The construction depicted in Fig. 6 does not employ the sponge cylinder 17 but employs a bag or sac 46 made of thin rubber, plastic, or other flexible material impervious to gas. The bottom member'12 is provided with a short pinch-off tube 47. A central perforated tube 48 is made of the plastic material of the valve body 21 and is integral therewith. The head, container and bottom member are identical with those of Fig. 1 with the noted exceptions and with the further exception that the flattening of the valve body at the outer end of the spout has been omitted and the contour at this point is curved as shown in Fig. 6 at 49 instead of fiat as shown at 21', Fig. 1.

In filling the embodiment of Fig. 6 with paste, the tube 47 being open and push button 33 depressed, a tapered filling tube is fitted to the spout and a metered amount of paste introduced, distending the sac 46 to its full capacity position shown in the drawing. Push button 33 is now released, trapping the paste. Next, tube 47 is connected to a supply of filling gas which is introduced to the space between the can 11 and the sac 46 until a selected pressure is attained, when the pinch-0E tube 47 is closed. The filling gas may be of any kind which will not attack the can or sac materials and which is stable at the temperatures and pressures of assembly and use. Dry nitrogen and carbon dioxide are such gases, or air may be used if the materials resist oxygen and moisture.

In using the embodiment of Fig. 6, upon depressing the push button 33 the gas pressure in space 51 outside the bag 46 exerts force through the bag on its paste contents, which is forced through the holes of pipe 48 and out spout 27. Upon releasing the push button the flow stops. The gas initially loaded into space 51 has such pressure that it can force out all of the paste, when the sac 46 will be collapsed around the pipe 48 and the pressure in the enlarged space 51 will be slightly more than atmospheric. When the paste material has nearly all been expelled the provision of numerous holes in the central tube 48 permits the last of the paste to be expelled, even though some of the holes and the open bottom end of the tube 48 be closed by pressure of the bag 46 against them.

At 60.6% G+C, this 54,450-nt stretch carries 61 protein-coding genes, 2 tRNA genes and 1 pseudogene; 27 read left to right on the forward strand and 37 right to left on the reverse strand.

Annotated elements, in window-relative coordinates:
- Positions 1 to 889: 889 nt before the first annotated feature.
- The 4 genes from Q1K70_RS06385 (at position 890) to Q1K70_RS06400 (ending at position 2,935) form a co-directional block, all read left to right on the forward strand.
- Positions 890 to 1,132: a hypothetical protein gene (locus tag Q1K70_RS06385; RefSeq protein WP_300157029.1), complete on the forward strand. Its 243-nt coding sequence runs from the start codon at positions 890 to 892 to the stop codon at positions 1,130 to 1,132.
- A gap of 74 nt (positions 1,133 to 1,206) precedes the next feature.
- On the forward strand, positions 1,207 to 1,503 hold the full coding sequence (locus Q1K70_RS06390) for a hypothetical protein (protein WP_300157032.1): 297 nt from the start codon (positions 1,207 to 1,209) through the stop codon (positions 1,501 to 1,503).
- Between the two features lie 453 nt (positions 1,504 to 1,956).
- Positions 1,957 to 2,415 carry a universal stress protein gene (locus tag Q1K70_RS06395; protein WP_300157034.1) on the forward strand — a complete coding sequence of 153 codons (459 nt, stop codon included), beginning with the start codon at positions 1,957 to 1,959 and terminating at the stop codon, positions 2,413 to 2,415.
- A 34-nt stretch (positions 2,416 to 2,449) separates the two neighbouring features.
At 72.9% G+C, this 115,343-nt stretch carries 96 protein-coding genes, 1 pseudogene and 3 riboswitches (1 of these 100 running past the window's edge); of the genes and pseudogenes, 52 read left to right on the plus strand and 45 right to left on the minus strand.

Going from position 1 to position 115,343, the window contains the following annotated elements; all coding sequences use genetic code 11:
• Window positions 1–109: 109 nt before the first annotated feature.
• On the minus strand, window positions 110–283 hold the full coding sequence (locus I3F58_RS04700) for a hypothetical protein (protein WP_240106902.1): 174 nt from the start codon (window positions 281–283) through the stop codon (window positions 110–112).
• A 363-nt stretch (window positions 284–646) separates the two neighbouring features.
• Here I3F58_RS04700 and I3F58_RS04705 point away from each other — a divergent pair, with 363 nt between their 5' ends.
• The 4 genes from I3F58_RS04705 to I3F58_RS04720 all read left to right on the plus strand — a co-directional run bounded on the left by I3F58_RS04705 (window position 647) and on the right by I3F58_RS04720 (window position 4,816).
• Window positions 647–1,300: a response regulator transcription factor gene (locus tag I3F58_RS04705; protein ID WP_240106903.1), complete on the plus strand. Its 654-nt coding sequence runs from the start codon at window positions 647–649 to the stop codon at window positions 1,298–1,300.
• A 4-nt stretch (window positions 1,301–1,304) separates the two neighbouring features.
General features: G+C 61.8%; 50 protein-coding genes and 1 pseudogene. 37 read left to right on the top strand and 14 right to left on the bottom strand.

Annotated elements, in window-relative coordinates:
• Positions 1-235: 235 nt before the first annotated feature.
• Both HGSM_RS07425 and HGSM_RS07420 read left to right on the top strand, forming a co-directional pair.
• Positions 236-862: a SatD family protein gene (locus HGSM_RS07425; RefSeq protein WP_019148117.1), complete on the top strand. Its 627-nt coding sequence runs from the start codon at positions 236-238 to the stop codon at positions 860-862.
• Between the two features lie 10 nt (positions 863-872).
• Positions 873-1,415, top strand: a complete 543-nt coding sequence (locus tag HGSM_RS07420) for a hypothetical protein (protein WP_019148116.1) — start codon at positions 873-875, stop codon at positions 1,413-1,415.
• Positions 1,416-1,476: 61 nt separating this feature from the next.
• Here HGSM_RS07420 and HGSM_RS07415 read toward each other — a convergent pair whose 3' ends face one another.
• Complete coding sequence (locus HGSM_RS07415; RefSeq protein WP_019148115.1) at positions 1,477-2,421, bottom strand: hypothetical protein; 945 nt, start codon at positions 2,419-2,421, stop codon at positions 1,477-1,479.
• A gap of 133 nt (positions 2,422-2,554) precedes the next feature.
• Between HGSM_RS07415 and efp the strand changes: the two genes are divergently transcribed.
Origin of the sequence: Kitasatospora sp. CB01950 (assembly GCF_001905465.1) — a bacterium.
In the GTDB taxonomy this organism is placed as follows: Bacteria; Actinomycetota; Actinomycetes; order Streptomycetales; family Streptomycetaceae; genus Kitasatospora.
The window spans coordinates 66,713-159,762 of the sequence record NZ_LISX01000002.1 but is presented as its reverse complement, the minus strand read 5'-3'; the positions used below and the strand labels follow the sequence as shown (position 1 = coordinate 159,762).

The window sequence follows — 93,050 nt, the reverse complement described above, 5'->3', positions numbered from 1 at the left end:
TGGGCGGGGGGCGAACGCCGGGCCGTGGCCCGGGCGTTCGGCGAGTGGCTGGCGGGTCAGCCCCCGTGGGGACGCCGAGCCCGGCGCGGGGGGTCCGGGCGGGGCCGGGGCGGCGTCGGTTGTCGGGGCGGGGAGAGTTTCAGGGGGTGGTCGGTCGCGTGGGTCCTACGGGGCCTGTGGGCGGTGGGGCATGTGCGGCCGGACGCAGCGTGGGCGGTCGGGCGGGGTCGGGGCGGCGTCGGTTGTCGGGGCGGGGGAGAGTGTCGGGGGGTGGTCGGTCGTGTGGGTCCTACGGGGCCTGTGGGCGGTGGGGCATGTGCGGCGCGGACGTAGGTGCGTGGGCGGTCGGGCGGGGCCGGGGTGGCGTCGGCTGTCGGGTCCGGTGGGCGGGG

What is claimed is:

1. A dispenser comprising, a cylindrical container for pressurized liquid material, a plastic head forming one end thereof, said plastic head including a push-button spring-loaded valve and a rotatable cap each independently closing said container and both cooperatively dis-- pensing said liquid material, a pressure-resisting head closing the other end of said container, a perforated hollow tube extending coaxially through said container and through said pressure-resisting head, said tube terminating outside said pressure-resisting head in an end scalable by pinching off, and a locked-air-cell foam plastic cylinder cemented to the inner walls of said container, said plastic cylinder having at normal pressure a central axial aperture equal in diameter to the diameter of said tube.

2. A dispenser comprising, a cylindrical container for pressurized liquid material, a plastic head forming one end thereof, said plastic head including a push-button spring-loaded valve and a rotatable cap each independ ently closing said container and both cooperatively dispensing said liquid material, a perforated hollow plastic tube integral with said plastic head extending therefrom coaxially through nearly the whole length of said container, a pressure-resisting head closing the other end of said container, and a locked-air-cell foam plastic cylinder cemented to the inner walls of said container, said plastic cylinder having at atmospheric pressure a central axial aperture equal in diameter to that of said tube.